As physicians, we see every day how access to contraception improves our patients’ lives. We know that it is crucial to women’s well-being and their children’s health, because access to contraception empowers patients to achieve their life goals, and gives them autonomy to care for and support their families, and otherwise participate in society.
The most reliable forms of birth control are often too expensive to afford out of pocket. Because we believe everyone should be able to choose the method that meets their health needs, we are fighting to keep the Affordable Care Act’s contraception coverage.
As this coverage is threatened, it is critical that we continue to speak out for comprehensive education, access, and financial coverage of all contraceptive methods so that patients are able to choose what is right for them. No one should be denied birth control because of where they work, their income, their age, or their geography.
Patients face a variety of obstacles on the way to getting the contraception that's best for them.
Before the Affordable Care Act, access to contraception varied based on a person's insurance. Under the Affordable Care Act, women could find the right contraceptive method without worrying about high costs. But this contraception benefit is being threatened, and we are working to preserve it.
Although the ability to plan and space pregnancies is essential to women's health and well-being, many people have difficulty accessing either the prescription or the pharmacy. Our doctors are speaking out about access.
While many think of birth control as just the pill, some of the most reliable forms of birth control include long acting reversible contraceptives like IUDs and implants. Many women may not know they have access to these effective options through the contraception benefit of the Affordable Care Act. We work to educate patients about their options.
I am one. I am many. In my body, I contain the possibility of multitudes. In my body, I contain possible futures. Birthday parties. Songs. […]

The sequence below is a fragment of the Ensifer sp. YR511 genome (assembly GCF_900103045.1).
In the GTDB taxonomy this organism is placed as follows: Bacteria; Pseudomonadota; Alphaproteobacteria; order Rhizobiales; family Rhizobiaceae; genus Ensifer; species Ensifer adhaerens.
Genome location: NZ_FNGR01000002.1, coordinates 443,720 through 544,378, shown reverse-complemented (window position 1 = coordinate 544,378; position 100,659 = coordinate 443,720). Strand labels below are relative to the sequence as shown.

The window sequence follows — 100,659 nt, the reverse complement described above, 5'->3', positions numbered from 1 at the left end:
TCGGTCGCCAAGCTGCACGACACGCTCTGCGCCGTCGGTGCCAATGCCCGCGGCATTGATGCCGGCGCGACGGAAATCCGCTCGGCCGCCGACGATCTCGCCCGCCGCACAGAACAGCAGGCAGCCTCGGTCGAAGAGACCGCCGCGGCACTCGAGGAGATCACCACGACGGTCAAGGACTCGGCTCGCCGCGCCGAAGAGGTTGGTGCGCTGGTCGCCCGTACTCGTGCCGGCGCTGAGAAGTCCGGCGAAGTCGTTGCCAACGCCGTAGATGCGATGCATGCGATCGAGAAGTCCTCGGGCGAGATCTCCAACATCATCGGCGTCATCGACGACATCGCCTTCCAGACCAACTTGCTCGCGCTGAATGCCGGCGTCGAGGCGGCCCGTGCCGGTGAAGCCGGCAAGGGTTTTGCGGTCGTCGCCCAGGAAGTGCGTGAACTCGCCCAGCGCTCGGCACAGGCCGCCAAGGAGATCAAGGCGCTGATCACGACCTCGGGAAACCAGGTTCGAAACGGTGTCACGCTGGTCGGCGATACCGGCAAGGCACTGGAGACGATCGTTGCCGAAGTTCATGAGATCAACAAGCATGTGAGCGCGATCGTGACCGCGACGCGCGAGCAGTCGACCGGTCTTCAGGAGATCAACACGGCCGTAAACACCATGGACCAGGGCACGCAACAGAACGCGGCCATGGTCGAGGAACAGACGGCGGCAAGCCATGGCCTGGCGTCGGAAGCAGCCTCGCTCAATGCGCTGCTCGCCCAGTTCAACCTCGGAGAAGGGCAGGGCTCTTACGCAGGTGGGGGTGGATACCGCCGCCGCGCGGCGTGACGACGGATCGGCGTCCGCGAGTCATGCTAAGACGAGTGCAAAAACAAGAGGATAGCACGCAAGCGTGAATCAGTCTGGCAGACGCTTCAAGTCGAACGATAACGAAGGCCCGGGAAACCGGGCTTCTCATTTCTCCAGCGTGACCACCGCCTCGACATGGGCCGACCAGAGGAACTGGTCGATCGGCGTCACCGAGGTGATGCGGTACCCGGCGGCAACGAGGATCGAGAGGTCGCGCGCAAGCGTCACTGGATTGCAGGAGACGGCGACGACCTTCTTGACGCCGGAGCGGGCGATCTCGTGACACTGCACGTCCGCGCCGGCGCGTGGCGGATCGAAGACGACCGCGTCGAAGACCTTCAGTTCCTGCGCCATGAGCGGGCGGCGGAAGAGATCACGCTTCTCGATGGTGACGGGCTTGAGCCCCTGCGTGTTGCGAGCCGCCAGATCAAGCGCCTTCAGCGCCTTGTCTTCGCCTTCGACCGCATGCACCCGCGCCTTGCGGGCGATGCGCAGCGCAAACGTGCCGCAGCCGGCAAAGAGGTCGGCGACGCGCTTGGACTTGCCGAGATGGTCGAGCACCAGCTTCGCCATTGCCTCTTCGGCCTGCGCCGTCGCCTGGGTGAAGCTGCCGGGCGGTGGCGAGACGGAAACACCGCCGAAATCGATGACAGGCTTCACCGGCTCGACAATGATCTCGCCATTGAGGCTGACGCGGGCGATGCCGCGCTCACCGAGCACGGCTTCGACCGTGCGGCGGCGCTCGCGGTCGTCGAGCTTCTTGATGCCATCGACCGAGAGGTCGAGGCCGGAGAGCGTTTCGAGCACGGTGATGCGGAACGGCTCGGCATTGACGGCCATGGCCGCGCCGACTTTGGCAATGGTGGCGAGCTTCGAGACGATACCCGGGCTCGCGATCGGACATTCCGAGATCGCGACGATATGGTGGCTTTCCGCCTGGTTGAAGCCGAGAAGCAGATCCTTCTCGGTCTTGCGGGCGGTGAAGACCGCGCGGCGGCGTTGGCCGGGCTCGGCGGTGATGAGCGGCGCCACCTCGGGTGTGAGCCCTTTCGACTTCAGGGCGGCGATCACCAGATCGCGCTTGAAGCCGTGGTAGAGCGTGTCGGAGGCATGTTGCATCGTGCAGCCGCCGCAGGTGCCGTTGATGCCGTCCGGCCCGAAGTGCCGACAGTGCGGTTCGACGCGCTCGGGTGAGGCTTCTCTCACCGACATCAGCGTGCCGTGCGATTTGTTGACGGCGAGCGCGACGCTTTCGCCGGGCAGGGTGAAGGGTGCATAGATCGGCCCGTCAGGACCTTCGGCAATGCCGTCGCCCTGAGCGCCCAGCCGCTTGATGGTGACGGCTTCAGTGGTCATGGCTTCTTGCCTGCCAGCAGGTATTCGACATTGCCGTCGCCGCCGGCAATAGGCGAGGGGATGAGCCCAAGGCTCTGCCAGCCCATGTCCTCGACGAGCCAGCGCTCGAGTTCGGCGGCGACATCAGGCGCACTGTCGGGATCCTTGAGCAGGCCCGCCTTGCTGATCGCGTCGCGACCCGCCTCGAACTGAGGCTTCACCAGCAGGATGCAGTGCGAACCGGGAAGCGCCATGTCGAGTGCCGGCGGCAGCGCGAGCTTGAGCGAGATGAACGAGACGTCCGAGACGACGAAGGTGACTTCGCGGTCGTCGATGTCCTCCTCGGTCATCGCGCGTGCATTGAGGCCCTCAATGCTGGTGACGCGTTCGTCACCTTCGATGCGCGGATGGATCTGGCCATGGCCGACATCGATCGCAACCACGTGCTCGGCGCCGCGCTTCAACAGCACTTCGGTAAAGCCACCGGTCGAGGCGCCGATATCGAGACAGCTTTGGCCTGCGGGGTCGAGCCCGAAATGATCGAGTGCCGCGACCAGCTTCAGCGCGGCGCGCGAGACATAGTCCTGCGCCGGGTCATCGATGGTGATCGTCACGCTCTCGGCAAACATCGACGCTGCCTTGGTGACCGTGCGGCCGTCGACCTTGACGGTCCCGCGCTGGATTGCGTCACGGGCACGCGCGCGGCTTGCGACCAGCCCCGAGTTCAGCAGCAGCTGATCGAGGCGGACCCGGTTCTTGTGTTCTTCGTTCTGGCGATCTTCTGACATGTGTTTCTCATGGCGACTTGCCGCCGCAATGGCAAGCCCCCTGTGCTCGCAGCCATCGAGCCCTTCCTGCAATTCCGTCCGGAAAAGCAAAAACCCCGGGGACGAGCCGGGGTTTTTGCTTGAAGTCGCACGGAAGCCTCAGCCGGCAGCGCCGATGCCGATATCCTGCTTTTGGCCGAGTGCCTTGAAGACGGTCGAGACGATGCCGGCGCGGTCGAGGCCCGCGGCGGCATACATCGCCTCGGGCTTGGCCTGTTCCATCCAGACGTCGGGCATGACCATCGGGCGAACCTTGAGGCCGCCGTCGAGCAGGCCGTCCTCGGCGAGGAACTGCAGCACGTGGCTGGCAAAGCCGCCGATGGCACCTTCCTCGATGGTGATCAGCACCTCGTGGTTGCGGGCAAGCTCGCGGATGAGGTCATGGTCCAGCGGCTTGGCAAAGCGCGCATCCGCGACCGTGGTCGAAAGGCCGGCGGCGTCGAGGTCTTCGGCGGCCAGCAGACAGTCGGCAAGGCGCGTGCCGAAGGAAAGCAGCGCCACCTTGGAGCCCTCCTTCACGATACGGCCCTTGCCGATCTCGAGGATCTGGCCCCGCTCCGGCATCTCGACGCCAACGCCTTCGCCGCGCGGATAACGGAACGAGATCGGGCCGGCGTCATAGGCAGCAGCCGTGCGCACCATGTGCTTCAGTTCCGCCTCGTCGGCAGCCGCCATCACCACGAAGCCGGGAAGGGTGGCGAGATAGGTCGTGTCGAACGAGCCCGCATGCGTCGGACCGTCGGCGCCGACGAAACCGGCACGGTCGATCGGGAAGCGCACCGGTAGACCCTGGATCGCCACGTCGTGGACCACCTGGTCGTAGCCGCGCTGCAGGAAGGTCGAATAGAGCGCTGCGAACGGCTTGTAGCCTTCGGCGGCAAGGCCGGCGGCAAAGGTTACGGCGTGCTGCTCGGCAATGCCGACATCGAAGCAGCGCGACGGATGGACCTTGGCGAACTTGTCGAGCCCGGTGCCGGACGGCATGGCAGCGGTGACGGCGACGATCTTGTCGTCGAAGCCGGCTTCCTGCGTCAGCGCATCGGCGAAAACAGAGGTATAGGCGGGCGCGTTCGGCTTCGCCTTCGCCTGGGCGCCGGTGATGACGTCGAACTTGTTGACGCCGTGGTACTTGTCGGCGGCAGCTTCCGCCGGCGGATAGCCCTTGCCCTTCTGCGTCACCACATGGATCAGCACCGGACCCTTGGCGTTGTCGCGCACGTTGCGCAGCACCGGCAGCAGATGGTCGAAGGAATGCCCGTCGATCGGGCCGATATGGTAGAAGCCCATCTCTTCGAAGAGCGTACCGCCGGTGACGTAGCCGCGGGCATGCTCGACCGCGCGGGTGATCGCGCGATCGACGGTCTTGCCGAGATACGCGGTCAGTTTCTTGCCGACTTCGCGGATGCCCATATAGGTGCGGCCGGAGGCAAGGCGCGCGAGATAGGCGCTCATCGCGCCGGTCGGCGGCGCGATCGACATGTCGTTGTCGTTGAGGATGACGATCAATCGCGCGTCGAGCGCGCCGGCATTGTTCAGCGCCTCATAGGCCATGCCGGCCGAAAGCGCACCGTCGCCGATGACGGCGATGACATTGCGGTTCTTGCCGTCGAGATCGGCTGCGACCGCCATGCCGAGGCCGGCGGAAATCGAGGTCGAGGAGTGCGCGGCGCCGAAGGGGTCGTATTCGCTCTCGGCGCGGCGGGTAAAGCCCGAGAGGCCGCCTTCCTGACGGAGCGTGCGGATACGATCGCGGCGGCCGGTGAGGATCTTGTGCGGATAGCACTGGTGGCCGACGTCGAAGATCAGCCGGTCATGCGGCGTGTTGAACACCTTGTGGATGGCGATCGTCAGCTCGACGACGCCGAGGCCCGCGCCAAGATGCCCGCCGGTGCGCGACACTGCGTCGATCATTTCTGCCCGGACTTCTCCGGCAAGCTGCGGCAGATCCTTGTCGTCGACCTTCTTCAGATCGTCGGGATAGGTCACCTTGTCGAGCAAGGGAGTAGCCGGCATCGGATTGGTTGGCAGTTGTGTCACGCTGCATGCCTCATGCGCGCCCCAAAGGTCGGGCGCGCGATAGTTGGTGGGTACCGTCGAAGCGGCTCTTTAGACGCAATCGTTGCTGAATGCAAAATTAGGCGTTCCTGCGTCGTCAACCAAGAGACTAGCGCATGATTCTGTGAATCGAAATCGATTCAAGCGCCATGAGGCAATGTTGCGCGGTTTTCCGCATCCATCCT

Dr. Kristyn Brandi and Dr. Pooja Mehta wrote about their research on patients’ experiences of feeling pressured into choosing LARCs and how doctors can improve their contraceptive counseling.
I switched my health insurance for 2018, and at the time of my switch I was taking an oral contraceptive that was listed as covered […]
The summer after I studied abroad, I found myself running low on birth control pill packs. Because I was halfway across the country from my […]
I started dating my fiancé two years ago. A couple of months in, we had a condom break. We immediately went to the pharmacy for […]
I recently met with a patient who shared her story with me. Leslie (name changed) was referred to the Adolescent Medicine Nurse Practitioner by one […]
When I entered college, I had a very limited understanding of birth control. I knew that women used it to avoid pregnancy, I knew that […]
Dr. Terez Yonan wrote in Rewire about how her faith drives her commitment to providing sexual and reproductive health care services—including contraception, LGBTQ care, and referrals for abortion care—with compassion.
The early days of having my period were hell: seven full days of extensive bleeding, pain so bad I passed out more than once, anemia. […]
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